That approach informs the public and policymakers about what climate paths they should follow in order to achieve the best outcomes for human society and other species, but it does not provide information about which of the nearly infinite possible paths societies most likely will follow. The Intergovernmental Panel on Climate Change (IPCC) uses scenarios ranging from less than 2 degrees Celsius (3.6 degrees Fahrenheit) to more than 4°C (7.2°F) warming above pre-industrial temperatures by 2100, but IPCC does not analyze the likelihood of each outcome.

To address that shortcoming, University of California Davis climate economist Frances Moore led a new study, published in the prestigious journal Nature, that incorporated seven social, political, and technological feedbacks into climate models. It’s an effort to assess which human emissions pathways are the most likely. 

This approach “is important for adaptation because increasingly we need to give people information about what climate risks are going to look like over the next 50 or 100 years,” Moore said in a phone interview, which is very difficult if scientists are unable to constrain the likely range of human emissions over that period.

The results of the study provide reason for optimism: The Paris Climate Agreement targets remain within reach in about three-quarters of the 100,000 model simulations run by Moore’s team through the year 2100. While significant uncertainties remain, the study envisions a possible future in which a cascade of social and political and technological feedbacks could lead to an accelerating decline in human greenhouse gas emissions.



Planetary Dieticians

Posted on 24 May 2022 by Evan

Headline Conclusion

The toughest part of predicting the future is predicting choices people make.
What choices are you making?

A plan for a healthy body

Donut consumption provides punctuated delights in Bob’s daily, humdrum routine. Aware, however, that donuts drive weight gain, and that excessive weight gain is linked to health disorders, Bob commits to reigning in his high-energy-consumption lifestyle. Aware of the multitude of “down-donut-diets” circulating on social media, but unable to choose or commit to a plan on his own, Bob schedules an appointment with Cindy, a professional dietician. Cindy will help Bob chart a course to lower donut consumption.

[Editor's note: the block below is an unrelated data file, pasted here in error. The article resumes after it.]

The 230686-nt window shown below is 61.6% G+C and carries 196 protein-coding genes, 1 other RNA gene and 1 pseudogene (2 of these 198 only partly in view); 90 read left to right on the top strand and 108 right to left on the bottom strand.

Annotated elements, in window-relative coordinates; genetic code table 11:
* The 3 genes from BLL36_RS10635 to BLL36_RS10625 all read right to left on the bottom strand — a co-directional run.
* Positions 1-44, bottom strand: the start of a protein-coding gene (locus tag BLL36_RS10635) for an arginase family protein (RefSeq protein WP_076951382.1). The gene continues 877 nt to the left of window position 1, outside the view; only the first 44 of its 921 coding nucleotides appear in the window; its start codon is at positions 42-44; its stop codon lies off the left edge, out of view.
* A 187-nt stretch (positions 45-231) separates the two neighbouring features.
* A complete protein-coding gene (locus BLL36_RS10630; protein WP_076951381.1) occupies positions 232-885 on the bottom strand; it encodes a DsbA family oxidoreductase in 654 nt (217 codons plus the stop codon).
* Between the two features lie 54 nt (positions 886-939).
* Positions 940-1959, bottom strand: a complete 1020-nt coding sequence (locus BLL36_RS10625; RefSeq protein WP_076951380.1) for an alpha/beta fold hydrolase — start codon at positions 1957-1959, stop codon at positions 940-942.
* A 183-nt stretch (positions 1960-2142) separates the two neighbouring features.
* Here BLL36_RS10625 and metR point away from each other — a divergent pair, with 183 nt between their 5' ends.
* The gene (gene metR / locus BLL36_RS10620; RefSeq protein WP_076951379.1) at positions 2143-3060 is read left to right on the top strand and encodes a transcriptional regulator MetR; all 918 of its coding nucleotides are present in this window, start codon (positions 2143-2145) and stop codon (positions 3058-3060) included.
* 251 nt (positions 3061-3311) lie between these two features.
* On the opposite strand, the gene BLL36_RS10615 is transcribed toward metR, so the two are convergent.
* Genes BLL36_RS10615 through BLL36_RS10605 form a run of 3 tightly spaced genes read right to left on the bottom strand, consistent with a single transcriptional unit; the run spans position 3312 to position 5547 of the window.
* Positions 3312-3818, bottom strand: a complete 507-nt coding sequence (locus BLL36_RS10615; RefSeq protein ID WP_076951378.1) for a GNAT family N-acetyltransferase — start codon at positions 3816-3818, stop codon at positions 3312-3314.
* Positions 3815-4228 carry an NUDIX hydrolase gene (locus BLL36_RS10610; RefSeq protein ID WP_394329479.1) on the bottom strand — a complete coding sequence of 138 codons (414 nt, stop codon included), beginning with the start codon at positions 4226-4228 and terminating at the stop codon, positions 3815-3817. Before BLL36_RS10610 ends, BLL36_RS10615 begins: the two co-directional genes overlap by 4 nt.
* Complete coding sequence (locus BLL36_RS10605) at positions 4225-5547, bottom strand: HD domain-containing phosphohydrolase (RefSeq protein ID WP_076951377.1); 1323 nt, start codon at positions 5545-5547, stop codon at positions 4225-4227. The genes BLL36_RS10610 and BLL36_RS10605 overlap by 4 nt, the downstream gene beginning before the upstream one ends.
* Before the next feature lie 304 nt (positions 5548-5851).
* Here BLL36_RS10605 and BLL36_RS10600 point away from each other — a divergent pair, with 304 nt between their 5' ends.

The session with Cindy goes well. She impresses him with her knowledge and experience, and inspires in him hope for a better Bob. Cindy predicts that Bob can achieve his goal of 200 lbs in one year’s time. Bob pictures his slimmed-down self, laying in the sun, on a beach. Life will be good with his new plan!

One year later Bob returns, upset. Cindy’s predictions were wrong. Instead of decreasing to 200 lbs, as she “predicted”, Bob’s weight increased from 240 to 260 lbs! In addition, Bob is starting to feel winded when he goes grocery shopping. Bob is desperate, because he is beginning to feel the early effects of his donut binging. If the relationship between excess calories and weight and health is so well understood, why was Cindy’s prediction so far off? Perhaps dieticians don’t know as much as they claim or perhaps she is just scamming her clients! Obviously, dieticians like Cindy can’t be trusted.

Predicting Bob’s weight and health depends not just on understanding the relationship between diet and health, but also on Bob’s choices. Because Cindy cannot control Bob’s choices, she made predictions based on the following, three down-donut scenarios:

  • Plan A: Net-0 donut consumption,1 leading to weight reduction to 200 lbs.
  • Plan B: Net-3 donuts/day, with Bob’s weight stabilizing at 240 lbs.
  • Plan C: Net-6 donuts/day, causing Bob’s weight to increase to 280 lbs.



Planetary Diets

Posted on 23 May 2022 by Evan

Headline Conclusion

Getting to net zero emissions is a matter of willpower.

Read on to understand why.

How does energy consumption affect our bodies?

USDA recommendations for adult men range from 2000 to 3000 calories/day. For similar levels of activity, one can therefore expect that on the low end of this caloric intake one’s body weight will be less than on the high end.

At 2800 calories/day, Bob’s energy consumption is balanced by the energy needs of his body. Bob maintains a stable, healthy weight. For Bob’s level of activity, age, and physical stature, the relationship between his energy consumption and body weight is as follows.

Table 1. Bob's Equilibrium Body Sensitivity (EBS)1

Calories/day Body Weight [lbs]
2800 180 (Bob's baseline, healthy weight)
3000 200
3500 240
4000 280

Table 1 refers to Bob’s Equilibrium Body Sensitivity (EBS). This means that if Bob maintains a diet at one of these caloric levels, for a “sufficiently long time,” that he can expect his weight to eventually rise to and stabilize at that level. Just because Bob’s eating a 4000-calorie diet does not mean he will weigh 280 lbs. It only means Bob will eventually weigh 280 lbs if he continues to consume calories at this rate for a sufficiently long time.